Given the intense public interest, we will continue to cover this flap. Keep reading for Berkeley Law’s reaction to the charges, tidbits about Teixeira and Cuellar from people who know them, and details from the arrest report — including mention of a mysterious third man….
Eric Cuellar (left) and Justin Teixeira (right). Image via Gawker (click to enlarge).
Think of this as like the law school version of The Hangover — except that an animal apparently was harmed in the making of this movie.
Over the weekend, we covered the sad and disturbing story of two Boalt Hall law students who stand accused of killing a helmeted guinea fowl. This allegedly went down in a wildlife habitat at the (unfortunately named) Flamingo Hotel in Las Vegas.
As we noted in an update, the bird was exotic rather than endangered (well, at least not endangered outside the Flamingo Hotel). But killing such a bird can still be charged as a felony, thanks to a 2011 amendment to Nevada law. And the Berkeley law students in question, Eric Cuellar and Justin Teixeira, have in fact been charged with felonies — conspiracy and the willful, malicious torture or killing of wildlife.
Let’s take a closer at the two men at the center of this flap. We’ve heard from some Above the Law tipsters who know them….
Earlier this week, we brought our readers news of the latest Princeton Review law school rankings for Best Career Prospects. Basing a “career prospects” ranking on surveys of current students, students who have yet to embark upon their careers, could be questioned methodologically — but you ate that s**t up like Halloween candy, so let’s give you more.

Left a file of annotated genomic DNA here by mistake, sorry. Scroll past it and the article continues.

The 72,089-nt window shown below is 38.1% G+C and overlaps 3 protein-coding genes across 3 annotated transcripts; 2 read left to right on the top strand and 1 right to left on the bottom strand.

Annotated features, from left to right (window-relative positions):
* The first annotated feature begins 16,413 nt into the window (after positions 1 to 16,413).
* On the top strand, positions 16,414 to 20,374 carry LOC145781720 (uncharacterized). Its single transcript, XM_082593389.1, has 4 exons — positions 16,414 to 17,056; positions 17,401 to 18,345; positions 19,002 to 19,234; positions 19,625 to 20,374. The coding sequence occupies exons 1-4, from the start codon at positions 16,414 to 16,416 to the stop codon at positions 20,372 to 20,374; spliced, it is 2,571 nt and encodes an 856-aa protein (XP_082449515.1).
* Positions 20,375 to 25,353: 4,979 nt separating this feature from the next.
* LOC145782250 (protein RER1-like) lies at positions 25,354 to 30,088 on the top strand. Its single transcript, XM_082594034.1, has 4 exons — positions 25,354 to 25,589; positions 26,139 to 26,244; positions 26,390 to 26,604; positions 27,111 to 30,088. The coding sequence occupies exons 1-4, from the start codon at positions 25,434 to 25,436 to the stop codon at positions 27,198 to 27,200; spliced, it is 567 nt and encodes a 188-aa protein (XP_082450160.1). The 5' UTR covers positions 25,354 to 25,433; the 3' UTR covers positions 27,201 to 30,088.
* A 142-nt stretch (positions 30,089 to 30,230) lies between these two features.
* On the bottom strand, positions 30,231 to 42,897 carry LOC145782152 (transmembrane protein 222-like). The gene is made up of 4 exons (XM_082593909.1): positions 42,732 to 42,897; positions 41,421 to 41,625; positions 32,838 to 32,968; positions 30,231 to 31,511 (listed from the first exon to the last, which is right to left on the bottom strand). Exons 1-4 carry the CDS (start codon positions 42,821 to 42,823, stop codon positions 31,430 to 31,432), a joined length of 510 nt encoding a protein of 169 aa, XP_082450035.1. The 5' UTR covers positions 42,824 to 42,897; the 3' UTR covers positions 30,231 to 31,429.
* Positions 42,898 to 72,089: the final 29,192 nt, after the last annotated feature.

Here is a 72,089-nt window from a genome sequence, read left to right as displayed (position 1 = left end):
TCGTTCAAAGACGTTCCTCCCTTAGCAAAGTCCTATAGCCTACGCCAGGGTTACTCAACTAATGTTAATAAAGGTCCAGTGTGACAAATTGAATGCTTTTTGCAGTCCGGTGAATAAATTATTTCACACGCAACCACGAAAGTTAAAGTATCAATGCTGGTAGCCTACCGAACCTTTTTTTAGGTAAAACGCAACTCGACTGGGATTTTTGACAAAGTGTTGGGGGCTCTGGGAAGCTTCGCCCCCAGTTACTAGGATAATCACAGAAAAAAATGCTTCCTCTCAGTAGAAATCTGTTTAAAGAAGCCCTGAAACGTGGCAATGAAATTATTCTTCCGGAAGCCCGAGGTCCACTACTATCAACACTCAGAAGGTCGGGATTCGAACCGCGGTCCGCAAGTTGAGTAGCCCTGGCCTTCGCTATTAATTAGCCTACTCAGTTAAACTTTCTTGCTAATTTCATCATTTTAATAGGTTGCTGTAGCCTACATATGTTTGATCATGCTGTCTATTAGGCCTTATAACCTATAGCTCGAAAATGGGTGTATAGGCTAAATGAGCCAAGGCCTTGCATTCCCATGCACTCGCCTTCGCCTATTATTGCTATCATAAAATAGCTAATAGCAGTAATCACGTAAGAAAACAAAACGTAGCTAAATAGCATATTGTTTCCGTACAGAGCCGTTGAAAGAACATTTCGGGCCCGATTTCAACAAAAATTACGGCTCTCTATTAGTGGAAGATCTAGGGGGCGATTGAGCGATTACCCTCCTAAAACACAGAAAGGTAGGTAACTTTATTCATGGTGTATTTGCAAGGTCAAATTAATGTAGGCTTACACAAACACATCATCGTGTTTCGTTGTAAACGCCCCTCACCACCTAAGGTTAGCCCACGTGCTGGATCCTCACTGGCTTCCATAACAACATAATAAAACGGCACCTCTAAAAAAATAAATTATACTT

Today, we’ll take a closer look at the new rankings in categories that current law students actually know something about: the law schools that are the toughest to get into, and the law schools with the most competitive students. While one of these rankings lists is consistent with conventional wisdom, the other might surprise you.
Good news, everyone! Princeton Review — the other, other white meat U.S. News — has released its very own law school rankings. This year, we are treated to the Best 168 Law Schools Rankings. As usual, the rankings are divided into 11 categories filled with mostly nonsensical results. After all, where else will you find Cooley Law on a list for having the “Most Competitive Students”?
But nonetheless, in this kind of a down market, everyone’s been itching to see a rankings list of the law schools that will verily ensure graduates’ employability (except for the purposes of suing over employment statistics, of course). Honestly, why go to law school in the first place if as a result you’re only qualified to stock shelves at the local convenience store?
That’s why everyone breathed a sigh of relief when Princeton Review released its somewhat-ridiculous “Best Career Prospects” rankings list. Because any list that doesn’t include Yale is sure to be worth reading….
There’s been no small amount of discussion around here regarding the disconnect between the career and salary expectations of incoming law students and the majority of their post-graduation realities. Yet we are continually reminded that most 0L “research” consists of blind adherence to a single, arguably dubious data point, and nothing else.